In addition to the themes of love, Oasis does not shy away from exposing how the established framework of society, its rules, policies and expectations, causes segregation amongst men. How little attention do we pay to those for whom redemption and solace can only lie in an empty prayer or expression of guilt? We can admire Jong-Du, for whom redemption means no desire for self-defence, no denial of his wrongs. Redemption for Jong-Du means dedicating himself to helping another who is unable to help herself, perhaps from even purer motives than a first glance may convey. It is his actions, in practice, that makes Jong-Du worthy of humanity, whereas the religion of society openly condemns him. And in contradiction, it is the same society that forces his mindset to degrade, causing him to revert back to the convict that society wishes to see him as.

Oasis teaches us that while society may lay claim to one’s redemption or status in the world, our soul’s pure intent of purpose; its visceral and genuine nature defining our humanity can never be raped, or incarcerated. Oasis can claim to highlight the purity in love, temporary or permanent, the reasons why we laugh with our mothers, embrace a stranger, or to fall asleep with another in ones thoughts. It challenges those self-serving, established modes of thought, the religious ideals, family expectations and lack of spirit within individuals, and asks that we remember what we are capable of. Oasis is simply a beautiful movie about two beautiful human beings, and deserves to be seen for both its story, and its message.

By Gaurav Bhalla

Friday, March 11, 2011

Korean Cinema: Crossing Borders, Crossing Genres

It’s late on a Friday night, and I’m feeling up for a movie. I visit my try-hard of a DVD collection for something to keep me company. A couple of giggles to start the weekend? How about a fast-paced action flick to keep me on my toes? Perhaps a deep drama for me to sink my head in for days to come?

It's late on a Friday night, and I can't decide. There are so many feelings I want to fulfill in the next two hours that I begin analysing my emotive preferences. I finally fall on something borrowed - Park Chan-wook's Joint Security Area. Admittedly, the last time I sat down to watch this, I couldn't get past the first 15 minutes of what I felt was a tense, political drama. This time, I manage to get through to the flashbacks present in the film, and I decide within 30 minutes that I love this film.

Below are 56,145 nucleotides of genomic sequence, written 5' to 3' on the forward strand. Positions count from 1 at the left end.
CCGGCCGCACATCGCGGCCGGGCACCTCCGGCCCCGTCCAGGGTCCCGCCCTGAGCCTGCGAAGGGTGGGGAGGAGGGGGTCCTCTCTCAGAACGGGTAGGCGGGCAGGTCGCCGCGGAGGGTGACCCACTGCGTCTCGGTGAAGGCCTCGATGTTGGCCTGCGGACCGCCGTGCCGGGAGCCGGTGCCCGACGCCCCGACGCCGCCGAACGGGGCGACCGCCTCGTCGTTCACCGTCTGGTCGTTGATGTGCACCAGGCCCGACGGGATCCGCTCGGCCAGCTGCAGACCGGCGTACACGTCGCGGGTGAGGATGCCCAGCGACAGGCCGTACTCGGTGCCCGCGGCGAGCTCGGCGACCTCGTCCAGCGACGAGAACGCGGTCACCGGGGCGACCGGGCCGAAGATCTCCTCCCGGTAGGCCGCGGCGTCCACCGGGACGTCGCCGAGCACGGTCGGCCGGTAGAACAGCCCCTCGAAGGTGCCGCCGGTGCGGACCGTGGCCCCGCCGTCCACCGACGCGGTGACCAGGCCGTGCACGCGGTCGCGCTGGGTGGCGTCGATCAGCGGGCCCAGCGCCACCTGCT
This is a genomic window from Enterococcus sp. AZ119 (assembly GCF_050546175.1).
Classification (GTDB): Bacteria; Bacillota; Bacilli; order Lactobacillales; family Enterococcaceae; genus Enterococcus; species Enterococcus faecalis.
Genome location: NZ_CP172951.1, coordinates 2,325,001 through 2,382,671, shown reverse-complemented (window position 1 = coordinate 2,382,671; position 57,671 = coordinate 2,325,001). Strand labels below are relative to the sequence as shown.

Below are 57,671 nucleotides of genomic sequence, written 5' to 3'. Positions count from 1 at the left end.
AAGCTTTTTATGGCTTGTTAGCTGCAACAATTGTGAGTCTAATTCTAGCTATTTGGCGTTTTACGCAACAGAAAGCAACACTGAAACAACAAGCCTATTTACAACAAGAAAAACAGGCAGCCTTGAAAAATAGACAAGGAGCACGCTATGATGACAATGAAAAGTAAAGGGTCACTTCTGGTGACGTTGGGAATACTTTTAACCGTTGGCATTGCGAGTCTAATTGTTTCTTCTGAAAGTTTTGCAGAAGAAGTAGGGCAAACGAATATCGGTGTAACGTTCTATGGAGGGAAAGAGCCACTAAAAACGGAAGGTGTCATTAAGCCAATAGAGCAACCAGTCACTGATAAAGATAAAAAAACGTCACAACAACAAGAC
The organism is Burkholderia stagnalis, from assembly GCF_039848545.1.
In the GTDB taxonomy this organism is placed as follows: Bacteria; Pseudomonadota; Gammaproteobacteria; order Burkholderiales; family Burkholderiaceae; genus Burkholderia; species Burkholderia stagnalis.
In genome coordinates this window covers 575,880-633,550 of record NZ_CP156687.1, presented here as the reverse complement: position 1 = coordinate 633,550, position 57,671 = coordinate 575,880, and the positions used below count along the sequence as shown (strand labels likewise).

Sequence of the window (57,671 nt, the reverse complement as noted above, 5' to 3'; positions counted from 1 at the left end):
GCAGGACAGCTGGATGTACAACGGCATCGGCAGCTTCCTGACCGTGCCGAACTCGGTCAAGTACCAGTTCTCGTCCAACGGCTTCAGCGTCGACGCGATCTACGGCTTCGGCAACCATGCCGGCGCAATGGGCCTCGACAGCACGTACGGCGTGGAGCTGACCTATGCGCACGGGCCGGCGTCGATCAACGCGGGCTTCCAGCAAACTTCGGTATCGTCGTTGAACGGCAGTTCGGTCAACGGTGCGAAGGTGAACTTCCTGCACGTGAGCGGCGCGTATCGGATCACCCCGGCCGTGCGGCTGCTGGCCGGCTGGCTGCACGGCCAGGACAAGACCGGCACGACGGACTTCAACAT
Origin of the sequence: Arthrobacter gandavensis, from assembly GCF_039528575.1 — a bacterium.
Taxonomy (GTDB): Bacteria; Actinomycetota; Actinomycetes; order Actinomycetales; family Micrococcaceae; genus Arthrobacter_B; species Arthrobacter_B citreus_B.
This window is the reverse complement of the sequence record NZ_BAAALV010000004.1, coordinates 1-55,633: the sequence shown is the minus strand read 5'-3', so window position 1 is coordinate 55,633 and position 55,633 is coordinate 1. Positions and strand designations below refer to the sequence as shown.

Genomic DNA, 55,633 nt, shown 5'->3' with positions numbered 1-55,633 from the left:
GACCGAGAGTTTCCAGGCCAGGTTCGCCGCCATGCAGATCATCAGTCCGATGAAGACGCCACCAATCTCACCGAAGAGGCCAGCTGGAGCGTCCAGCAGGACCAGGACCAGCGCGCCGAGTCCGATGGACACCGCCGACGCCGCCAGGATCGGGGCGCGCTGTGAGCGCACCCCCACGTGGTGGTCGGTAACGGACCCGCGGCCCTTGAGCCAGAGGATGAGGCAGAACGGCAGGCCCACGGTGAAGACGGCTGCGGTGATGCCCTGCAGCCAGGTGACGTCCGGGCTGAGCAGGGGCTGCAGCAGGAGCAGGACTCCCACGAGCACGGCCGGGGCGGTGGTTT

After searching hard for something to entertain me, I had finally found my answer. What seemed like a dense, political drama eventually turned out to be a heart-warming story of an unlikely friendship between the border guards of the Northern and Southern halves of Korea. The film begins in the present where neutral government officials have come together to investigate a murder that occurred in the demilitarised zone. We soon join Sergeant Lee in a flashback of where it all began - a secret and playful friendship between him and a soldier from the North Korean border guard force, through letters, which later turns into fun, friendly meetings in the North Korean guard post. While the majority of the film feels like a drama especially as it covers the themes of war, political tension and the human condition, the film eventually crosses into the genre of comedy through sarcasm, and playful action as presented through the scenes where the guards are together in harmony.

Here is what is interesting about this. At one end of the spectrum where the 'darker' genres of action, thriller, drama and even horror are present, one would expect little to no presence of the 'lighter' genres such as comedy, which stays on the opposite end of this line.

When you look at Hollywood films, conventionally speaking, a film of the horror genre will stick as closely to the word 'horror' as to not confuse your judgment of the film's genre. While there might be a character in this horror film that makes an ironic statement to reassure us that he will die within the next second (and so it happens), the film remains a horror film and will not cross over to the 'lighter' side. It is the same with anything that is primarily of a genre from the 'lighter' side - a comedy about a group of friends who go to Las Vegas on a 'bachelor's party' cum 'the last night out' never shows any signs of an attempt at crossing the deeper genres of drama, for example. If there were an attempt, it would be the most clichéd and shortest dramatic arc simply to give the film 'an edge'.